That is why many of the SEO courses out there can quickly get out of date. And it is not likely that most instructors are going to update their course videos with every new change. 

Here, you want to find out how dated the SEO curriculum is and how often the material is updated. This may matter less with certain SEO topics than others, but it is still worth exploring before you sign up.

Pro tip: Look for information on when the course was created and the last time it was updated. You can even ask the course creator if it’s not obvious.

5. What kind of reviews does the SEO training get?

There’s often no better way to evaluate a course than to read reviews and testimonials. Of course, not everyone will get the same results after taking a course. But if enough people are raving about the SEO course, then you can bet it’s probably a good one.

Here, you want to look for visible signs of praise on the course webpage or website. How many stars is the course getting? How many people have enrolled? What are the testimonials saying? 

Then, take your research to Google. Type in “[course name] reviews” and see what comes up on third-party websites. 

Pro tip: Remember, not every student is going to like any given course. Be sure to read what people didn’t like about it, but balance that with the good reviews as well.

SEO training has many benefits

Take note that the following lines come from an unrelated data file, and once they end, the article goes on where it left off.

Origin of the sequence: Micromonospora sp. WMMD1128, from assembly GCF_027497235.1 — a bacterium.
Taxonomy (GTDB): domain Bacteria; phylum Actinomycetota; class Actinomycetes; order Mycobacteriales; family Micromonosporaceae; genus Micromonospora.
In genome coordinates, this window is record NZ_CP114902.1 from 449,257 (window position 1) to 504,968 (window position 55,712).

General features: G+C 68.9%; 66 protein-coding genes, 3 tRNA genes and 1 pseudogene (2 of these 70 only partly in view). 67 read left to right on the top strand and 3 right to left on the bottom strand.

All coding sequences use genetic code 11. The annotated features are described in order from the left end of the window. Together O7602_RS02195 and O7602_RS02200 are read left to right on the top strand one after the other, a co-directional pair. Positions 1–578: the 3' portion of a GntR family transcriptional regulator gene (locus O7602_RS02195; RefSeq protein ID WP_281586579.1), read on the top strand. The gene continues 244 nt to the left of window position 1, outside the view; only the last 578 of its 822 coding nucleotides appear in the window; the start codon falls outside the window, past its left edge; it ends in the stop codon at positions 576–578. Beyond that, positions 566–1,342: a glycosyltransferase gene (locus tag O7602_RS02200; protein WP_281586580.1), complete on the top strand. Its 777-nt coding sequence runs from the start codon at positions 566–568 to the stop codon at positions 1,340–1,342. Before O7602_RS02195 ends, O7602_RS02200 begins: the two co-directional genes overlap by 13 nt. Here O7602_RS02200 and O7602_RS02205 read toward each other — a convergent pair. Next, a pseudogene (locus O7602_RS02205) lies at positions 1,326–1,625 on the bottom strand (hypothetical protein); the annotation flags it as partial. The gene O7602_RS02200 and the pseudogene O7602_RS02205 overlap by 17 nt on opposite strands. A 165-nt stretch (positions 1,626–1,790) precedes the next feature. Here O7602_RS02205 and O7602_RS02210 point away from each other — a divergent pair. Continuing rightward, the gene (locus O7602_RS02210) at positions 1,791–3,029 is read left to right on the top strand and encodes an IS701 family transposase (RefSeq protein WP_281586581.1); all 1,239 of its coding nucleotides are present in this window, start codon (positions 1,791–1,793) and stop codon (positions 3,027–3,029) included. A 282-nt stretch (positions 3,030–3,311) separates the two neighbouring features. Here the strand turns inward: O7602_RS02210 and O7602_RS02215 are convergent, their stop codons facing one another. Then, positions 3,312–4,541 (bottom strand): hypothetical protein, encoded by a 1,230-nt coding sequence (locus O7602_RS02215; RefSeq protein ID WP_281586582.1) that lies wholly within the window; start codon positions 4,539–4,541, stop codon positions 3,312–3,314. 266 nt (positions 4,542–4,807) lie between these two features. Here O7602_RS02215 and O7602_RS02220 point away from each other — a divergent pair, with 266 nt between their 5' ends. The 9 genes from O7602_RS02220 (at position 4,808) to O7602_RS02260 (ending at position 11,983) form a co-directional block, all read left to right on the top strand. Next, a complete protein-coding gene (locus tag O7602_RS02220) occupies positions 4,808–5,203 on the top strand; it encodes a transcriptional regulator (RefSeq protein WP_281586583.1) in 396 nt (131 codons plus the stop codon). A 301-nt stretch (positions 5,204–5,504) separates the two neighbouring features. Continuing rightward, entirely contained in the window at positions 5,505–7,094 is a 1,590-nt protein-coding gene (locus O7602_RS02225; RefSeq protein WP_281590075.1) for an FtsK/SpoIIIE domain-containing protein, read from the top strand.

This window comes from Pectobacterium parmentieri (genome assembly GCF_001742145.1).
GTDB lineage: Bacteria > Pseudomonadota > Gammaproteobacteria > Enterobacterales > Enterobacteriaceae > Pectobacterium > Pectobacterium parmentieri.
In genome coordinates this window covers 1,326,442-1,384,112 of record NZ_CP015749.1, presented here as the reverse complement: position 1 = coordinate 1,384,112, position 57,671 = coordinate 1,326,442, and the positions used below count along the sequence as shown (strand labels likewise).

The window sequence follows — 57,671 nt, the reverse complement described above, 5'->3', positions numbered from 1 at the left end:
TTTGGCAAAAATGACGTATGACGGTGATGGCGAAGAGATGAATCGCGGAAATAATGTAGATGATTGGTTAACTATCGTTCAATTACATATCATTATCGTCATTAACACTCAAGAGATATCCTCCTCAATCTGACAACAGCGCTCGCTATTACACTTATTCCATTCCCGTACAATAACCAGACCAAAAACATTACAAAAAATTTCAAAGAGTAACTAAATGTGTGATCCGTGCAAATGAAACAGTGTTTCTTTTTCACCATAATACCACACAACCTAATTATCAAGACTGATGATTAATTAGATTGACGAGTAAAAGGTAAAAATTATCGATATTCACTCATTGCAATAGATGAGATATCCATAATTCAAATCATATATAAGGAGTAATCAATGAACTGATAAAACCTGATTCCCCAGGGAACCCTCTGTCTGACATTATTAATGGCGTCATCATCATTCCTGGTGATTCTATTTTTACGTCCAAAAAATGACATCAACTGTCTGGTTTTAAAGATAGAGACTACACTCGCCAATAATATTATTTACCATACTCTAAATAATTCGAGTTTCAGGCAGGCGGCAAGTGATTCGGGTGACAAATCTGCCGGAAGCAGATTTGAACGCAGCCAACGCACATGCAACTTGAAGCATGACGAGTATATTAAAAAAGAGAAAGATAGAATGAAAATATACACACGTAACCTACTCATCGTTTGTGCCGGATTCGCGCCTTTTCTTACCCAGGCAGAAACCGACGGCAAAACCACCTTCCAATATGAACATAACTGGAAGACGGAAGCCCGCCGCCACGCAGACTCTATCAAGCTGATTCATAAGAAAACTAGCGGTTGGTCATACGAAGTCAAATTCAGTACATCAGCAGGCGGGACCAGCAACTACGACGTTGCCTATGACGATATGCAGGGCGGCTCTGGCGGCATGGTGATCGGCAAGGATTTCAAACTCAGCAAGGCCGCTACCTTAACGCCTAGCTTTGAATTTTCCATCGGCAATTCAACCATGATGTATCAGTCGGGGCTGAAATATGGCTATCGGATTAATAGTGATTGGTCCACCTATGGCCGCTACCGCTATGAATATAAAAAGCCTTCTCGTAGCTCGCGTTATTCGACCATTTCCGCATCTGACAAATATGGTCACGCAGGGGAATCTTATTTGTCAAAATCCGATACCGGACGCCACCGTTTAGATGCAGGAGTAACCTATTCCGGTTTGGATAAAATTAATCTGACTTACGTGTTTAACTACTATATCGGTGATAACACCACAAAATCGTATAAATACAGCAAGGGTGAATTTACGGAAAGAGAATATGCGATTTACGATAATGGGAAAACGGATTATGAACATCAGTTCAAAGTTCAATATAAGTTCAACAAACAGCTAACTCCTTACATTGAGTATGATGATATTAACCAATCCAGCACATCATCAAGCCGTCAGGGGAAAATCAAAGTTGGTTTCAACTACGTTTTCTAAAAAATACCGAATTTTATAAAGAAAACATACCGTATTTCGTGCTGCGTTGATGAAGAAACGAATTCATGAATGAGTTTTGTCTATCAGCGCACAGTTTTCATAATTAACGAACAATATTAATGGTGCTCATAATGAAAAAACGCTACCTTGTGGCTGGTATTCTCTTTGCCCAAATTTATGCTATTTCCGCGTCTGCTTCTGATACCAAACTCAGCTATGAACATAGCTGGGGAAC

Taking an online SEO training course offers a ton of benefits for people in many roles. So no matter where you’re at, SEO training could help with:

  • Getting new SEO hires up to speed.
  • Helping different internal teams working on a website to get on the same page. 
  • Enabling continuing education for experienced SEOs.
  • Providing key skills for people who are looking to upskill or reskill.

Knowing how to evaluate a course can help you invest wisely in the future of your career or business. 

Opinions expressed in this article are those of the guest author and not necessarily Search Engine Land. Staff authors are listed here.

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About The Author

Bruce Clay is the founder and president of Bruce Clay Inc., a global digital marketing optimization firm providing search engine optimization, PPC management, paid social media marketing, SEO-friendly site architecture, content development, and SEO tools and education.
Clay authored the book “Search Engine Optimization All-In-One For Dummies,” now in its fourth edition, and “Content Marketing Strategies for Professionals.” He wrote the first webpage-analysis tool, created the Search Engine Relationship Chart® and is credited with being the first to use the term search engine optimization. Bruce Clay’s renowned SEO training course is available online at SEOtraining.com.